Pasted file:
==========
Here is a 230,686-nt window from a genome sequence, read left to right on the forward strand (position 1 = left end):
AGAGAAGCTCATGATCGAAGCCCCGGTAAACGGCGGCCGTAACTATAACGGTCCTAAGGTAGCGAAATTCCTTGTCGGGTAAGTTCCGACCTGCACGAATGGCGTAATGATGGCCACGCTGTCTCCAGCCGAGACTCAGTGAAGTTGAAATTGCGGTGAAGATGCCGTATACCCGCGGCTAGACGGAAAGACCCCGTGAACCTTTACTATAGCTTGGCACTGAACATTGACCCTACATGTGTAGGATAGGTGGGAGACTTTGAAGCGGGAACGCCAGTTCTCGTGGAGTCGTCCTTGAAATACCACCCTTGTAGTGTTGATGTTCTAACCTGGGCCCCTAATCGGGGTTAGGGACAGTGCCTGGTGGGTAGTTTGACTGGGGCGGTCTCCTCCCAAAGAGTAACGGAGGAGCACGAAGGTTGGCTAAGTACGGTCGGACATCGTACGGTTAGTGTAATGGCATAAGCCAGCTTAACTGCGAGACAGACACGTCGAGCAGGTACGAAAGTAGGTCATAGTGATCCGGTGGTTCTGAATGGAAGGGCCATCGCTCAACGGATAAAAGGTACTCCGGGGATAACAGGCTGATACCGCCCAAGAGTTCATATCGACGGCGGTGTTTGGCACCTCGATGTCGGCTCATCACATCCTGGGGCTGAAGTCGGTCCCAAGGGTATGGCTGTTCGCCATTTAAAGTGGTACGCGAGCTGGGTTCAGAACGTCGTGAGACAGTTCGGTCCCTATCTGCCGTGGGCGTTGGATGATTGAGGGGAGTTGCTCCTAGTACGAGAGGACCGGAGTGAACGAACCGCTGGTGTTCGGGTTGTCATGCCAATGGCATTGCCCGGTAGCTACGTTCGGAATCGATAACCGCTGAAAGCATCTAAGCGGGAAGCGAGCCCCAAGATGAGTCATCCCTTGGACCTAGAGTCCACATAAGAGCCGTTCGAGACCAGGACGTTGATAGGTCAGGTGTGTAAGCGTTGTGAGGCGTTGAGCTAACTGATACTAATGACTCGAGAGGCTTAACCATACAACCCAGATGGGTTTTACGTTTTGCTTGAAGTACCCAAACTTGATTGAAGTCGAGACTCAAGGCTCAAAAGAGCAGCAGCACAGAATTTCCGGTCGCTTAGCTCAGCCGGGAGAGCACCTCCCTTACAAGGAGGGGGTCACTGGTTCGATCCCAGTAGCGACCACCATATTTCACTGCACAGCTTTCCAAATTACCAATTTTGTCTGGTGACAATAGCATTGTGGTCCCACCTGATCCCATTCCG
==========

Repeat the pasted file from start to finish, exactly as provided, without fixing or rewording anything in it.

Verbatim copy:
Here is a 230,686-nt window from a genome sequence, read left to right on the forward strand (position 1 = left end):
AGAGAAGCTCATGATCGAAGCCCCGGTAAACGGCGGCCGTAACTATAACGGTCCTAAGGTAGCGAAATTCCTTGTCGGGTAAGTTCCGACCTGCACGAATGGCGTAATGATGGCCACGCTGTCTCCAGCCGAGACTCAGTGAAGTTGAAATTGCGGTGAAGATGCCGTATACCCGCGGCTAGACGGAAAGACCCCGTGAACCTTTACTATAGCTTGGCACTGAACATTGACCCTACATGTGTAGGATAGGTGGGAGACTTTGAAGCGGGAACGCCAGTTCTCGTGGAGTCGTCCTTGAAATACCACCCTTGTAGTGTTGATGTTCTAACCTGGGCCCCTAATCGGGGTTAGGGACAGTGCCTGGTGGGTAGTTTGACTGGGGCGGTCTCCTCCCAAAGAGTAACGGAGGAGCACGAAGGTTGGCTAAGTACGGTCGGACATCGTACGGTTAGTGTAATGGCATAAGCCAGCTTAACTGCGAGACAGACACGTCGAGCAGGTACGAAAGTAGGTCATAGTGATCCGGTGGTTCTGAATGGAAGGGCCATCGCTCAACGGATAAAAGGTACTCCGGGGATAACAGGCTGATACCGCCCAAGAGTTCATATCGACGGCGGTGTTTGGCACCTCGATGTCGGCTCATCACATCCTGGGGCTGAAGTCGGTCCCAAGGGTATGGCTGTTCGCCATTTAAAGTGGTACGCGAGCTGGGTTCAGAACGTCGTGAGACAGTTCGGTCCCTATCTGCCGTGGGCGTTGGATGATTGAGGGGAGTTGCTCCTAGTACGAGAGGACCGGAGTGAACGAACCGCTGGTGTTCGGGTTGTCATGCCAATGGCATTGCCCGGTAGCTACGTTCGGAATCGATAACCGCTGAAAGCATCTAAGCGGGAAGCGAGCCCCAAGATGAGTCATCCCTTGGACCTAGAGTCCACATAAGAGCCGTTCGAGACCAGGACGTTGATAGGTCAGGTGTGTAAGCGTTGTGAGGCGTTGAGCTAACTGATACTAATGACTCGAGAGGCTTAACCATACAACCCAGATGGGTTTTACGTTTTGCTTGAAGTACCCAAACTTGATTGAAGTCGAGACTCAAGGCTCAAAAGAGCAGCAGCACAGAATTTCCGGTCGCTTAGCTCAGCCGGGAGAGCACCTCCCTTACAAGGAGGGGGTCACTGGTTCGATCCCAGTAGCGACCACCATATTTCACTGCACAGCTTTCCAAATTACCAATTTTGTCTGGTGACAATAGCATTGTGGTCCCACCTGATCCCATTCCG